Life after the Tsilhqot’in decision

Aboriginal title isn't land ownership in the fee-simple sense. It is defined as collective and non-transferable

Kwakiutl protest against logging

VICTORIA – The Supreme Court of Canada’s landmark decision on aboriginal title held by the Tsilhqot’in Nation leaves many questions to be answered.

Perhaps the biggest is this: Will British Columbia exist as we know it today by the end of this century? Or will it devolve into dozens of semi-autonomous regions, through treaties or similar court actions, as the only Canadian province that never completed historic treaties?

The Tsilhqot’in decision upholds the key finding of the 2007 trial, that 1,700 square kilometres of the Nemiah Valley west of Williams Lake are essentially owned by the people who occupied it hundreds if not thousands of years ago.

It’s not quite ownership. Federal and provincial jurisdiction still applies, and their authority varies with the strength of the aboriginal title claim.

Chief Justice Beverley McLachlin ruled that the province overstepped its authority by issuing logging permits in the valley in 1983. McLachlin noted that lawyers for B.C. first argued that the logging was to control mountain pine beetle, then dropped that argument in its first appeal. She also upheld the decision of the trial judge, one-time NDP leadership contender David Vickers, who rejected B.C.’s position that the economic value of the timber to the province overrode the then-vaguely defined aboriginal title.

Here’s McLachlin’s definition:

“The nature of aboriginal title is that it confers on the group that holds it the exclusive right to decide how land is used and the right to benefit from those uses, subject to the restriction that the uses must be consistent with the group nature of the interest and the enjoyment of the land by future generations.”

That’s not land ownership in the fee-simple sense of the term. It locks in communal ownership, which I and many others have argued is at the root of the poverty seen in many aboriginal communities.

Another big question: Is there any future for B.C.’s 20-year-old treaty process, or will this precedent-setting case send more First Nations to court, or to the barricades as the Tsilhqot’in did on a logging road in 1983?

One of the unique advantages that have emerged from the handful of modern treaties in B.C. is that aboriginal communities have more options in land ownership. By voluntary agreement, they can convert land to fee-simple ownership, making it available for mortgage or sale. Modern treaty holders also get out from under the federal Indian Act, which remains in force despite this latest decision.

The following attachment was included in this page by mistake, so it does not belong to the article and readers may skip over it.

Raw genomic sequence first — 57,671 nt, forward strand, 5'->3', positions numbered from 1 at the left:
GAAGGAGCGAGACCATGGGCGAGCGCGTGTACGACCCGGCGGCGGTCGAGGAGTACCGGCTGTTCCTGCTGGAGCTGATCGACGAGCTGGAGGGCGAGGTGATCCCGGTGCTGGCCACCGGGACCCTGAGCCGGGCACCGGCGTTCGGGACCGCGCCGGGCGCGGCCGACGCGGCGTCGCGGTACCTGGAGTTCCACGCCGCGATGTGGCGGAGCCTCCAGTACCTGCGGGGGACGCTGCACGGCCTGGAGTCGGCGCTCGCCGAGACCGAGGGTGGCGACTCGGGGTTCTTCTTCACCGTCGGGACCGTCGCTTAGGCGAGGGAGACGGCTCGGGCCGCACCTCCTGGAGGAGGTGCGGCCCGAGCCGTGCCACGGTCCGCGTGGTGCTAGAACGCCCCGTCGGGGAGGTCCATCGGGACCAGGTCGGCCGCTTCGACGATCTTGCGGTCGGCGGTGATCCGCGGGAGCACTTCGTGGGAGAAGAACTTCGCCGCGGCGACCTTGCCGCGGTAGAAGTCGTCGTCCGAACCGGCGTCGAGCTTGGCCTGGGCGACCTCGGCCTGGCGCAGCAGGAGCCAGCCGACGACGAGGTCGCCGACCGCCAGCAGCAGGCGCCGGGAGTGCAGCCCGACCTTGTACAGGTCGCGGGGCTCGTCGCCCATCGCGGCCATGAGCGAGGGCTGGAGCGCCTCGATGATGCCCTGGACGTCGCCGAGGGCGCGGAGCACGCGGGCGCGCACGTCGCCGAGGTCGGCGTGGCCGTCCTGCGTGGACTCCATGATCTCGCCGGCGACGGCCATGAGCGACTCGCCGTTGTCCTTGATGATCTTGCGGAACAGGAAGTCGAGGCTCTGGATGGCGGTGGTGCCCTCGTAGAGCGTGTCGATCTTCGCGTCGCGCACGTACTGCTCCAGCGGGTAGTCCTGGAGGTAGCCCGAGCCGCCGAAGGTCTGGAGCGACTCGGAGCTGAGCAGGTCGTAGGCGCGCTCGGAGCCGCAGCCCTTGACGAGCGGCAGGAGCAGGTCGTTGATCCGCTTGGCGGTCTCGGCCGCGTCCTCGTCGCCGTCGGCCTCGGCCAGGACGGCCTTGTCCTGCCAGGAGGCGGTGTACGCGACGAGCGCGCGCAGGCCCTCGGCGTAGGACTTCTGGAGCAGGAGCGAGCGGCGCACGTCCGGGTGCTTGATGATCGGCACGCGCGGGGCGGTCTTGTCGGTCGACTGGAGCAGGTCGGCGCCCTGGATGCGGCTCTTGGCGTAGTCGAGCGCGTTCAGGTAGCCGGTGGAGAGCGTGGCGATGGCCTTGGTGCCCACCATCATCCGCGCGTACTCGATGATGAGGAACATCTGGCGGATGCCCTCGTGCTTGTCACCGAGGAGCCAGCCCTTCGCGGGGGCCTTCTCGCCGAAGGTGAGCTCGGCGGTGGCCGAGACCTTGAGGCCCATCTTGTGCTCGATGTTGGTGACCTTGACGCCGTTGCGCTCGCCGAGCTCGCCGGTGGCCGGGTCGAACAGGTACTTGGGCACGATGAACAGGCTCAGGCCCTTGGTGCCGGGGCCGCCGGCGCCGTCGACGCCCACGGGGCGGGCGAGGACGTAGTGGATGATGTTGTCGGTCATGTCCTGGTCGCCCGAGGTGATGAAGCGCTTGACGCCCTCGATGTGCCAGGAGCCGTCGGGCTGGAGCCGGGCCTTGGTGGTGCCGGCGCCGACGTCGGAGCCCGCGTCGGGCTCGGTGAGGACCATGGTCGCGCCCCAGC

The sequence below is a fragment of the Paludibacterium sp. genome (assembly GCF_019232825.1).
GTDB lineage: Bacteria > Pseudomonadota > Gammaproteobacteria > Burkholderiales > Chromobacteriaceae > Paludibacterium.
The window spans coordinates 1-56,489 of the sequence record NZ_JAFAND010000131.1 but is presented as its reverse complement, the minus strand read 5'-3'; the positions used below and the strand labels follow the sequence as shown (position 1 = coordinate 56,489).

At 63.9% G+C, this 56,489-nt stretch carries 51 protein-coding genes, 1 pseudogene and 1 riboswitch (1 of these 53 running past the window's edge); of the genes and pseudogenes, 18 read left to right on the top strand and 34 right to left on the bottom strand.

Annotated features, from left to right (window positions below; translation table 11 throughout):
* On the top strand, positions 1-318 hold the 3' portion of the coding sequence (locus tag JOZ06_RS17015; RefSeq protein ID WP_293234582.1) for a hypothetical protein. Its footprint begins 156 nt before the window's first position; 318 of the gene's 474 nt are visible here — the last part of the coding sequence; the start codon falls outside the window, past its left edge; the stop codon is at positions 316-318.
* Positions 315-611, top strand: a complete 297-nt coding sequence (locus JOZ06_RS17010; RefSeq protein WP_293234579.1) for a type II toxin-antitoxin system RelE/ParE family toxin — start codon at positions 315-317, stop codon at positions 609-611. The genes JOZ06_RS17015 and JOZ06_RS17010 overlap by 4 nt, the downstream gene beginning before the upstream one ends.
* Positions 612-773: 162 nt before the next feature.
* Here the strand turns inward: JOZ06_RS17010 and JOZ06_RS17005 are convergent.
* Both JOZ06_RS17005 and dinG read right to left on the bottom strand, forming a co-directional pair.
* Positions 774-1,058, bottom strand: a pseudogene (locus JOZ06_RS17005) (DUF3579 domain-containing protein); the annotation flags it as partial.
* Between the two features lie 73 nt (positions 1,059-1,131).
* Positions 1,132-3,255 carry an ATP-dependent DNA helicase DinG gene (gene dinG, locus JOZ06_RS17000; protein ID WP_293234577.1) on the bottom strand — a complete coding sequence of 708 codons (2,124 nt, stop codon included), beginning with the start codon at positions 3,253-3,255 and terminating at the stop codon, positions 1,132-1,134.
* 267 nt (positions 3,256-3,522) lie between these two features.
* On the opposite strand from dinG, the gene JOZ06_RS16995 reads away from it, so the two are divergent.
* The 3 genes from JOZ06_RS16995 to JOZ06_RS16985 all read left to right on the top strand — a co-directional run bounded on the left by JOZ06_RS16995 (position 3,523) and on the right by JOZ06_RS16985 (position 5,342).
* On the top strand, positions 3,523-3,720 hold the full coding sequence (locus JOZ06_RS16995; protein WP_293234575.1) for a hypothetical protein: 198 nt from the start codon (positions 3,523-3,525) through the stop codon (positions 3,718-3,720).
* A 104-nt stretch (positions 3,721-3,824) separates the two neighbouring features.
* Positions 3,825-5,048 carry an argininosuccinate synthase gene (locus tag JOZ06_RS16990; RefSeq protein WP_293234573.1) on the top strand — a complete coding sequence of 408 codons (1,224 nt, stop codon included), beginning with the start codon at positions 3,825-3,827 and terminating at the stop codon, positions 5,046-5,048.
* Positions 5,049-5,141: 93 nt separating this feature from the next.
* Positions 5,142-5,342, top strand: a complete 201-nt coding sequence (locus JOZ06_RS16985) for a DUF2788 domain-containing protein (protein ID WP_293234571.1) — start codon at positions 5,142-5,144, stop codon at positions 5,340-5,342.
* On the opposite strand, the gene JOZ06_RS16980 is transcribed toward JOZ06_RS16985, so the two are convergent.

One of the big questions asked in the days after the Tsilhqot’in decision was this: Is the Northern Gateway pipeline project dead?

None of the aboriginal communities along the pipeline route has this kind of declared aboriginal title. Few if any would have a similar strength of claim as the Tsilhqot’in, who fought a small war to defend their territory from a wave of gold seekers in the 1860s.

One that does is the Haida Nation, whose occupation of a beautiful group of islands was long defended militarily, and never challenged by any other aboriginal group.

Among others, the Haida Nation was represented in the Tsilhqot’in case as interveners. Council of the Haida Nation president Peter Lantin said after the decision that his team is preparing its own aboriginal title case for trial.

Few doubt that this assertion of title will be successful, either by negotiation or court ruling. But there is a unique aspect to the Haida claim that would set another precedent.

They claim title to the ocean around Haida Gwaii, a challenge to anyone wishing to sail tankers through.

Tom Fletcher is legislature reporter and columnist for Black Press. Twitter: @tomfletcherbc

 

Just Posted

Highlights and winners from the Binche Fishing Derby

The third annual event was a massive succes

Buy BC relaunches to keep business local

Local farmers’ markets may benefit

Province expands program to keep youth away from gang life

The Government of British Columbia is providing $1.12 million in additional funding… Continue reading

Applications for high-speed internet in rural communities being accepted

According to a news release that was issued by the Ministry of… Continue reading

France doubles up Croatia 4-2 to win World Cup

Played in Moscow Russia, latest Fifa World Cup marks the highest scoring final since 1966

VIDEO: Visual recap of Vancouver Island MusicFest

Walk Off The Earth, Passenger, Arlo Guthrie among highlights

Trudeau’s youth council divided over Trans Mountain pipeline purchase

A letter signed by 16 past and present members was made public today, asking the federal government to reverse course

Hulk Hogan reinstated into wrestling Hall of Fame

Hogan had used racial slurs caught on video when talking about his daughter sleeping with a black man

‘Lava bomb’ through roof of tour boat injures 22 in Hawaii

“An explosion occurred near the shoreline hurling hot lava rocks towards the boat and injuring several passengers”

B.C. teen meets Nicolas Cage

Filming mob movie in downtown Vernon, B.C.

Critics claim Trump “defended a tyrant”

Trump questions US intel, not Putin, on Russia 2016 meddling

B.C. MLAs choose new children’s watchdog

Jennifer Charlesworth has worked in government, social services

B.C. reporter calls out immigration photo on social media as fake news

A Vancouver reporter is calling out a British politician for spreading fake news

Hundreds of Arctic glaciers shrinking, disappearing

Out of 1,773 glaciers, 1,353 shrank significantly between 2000 and 2016

Most Read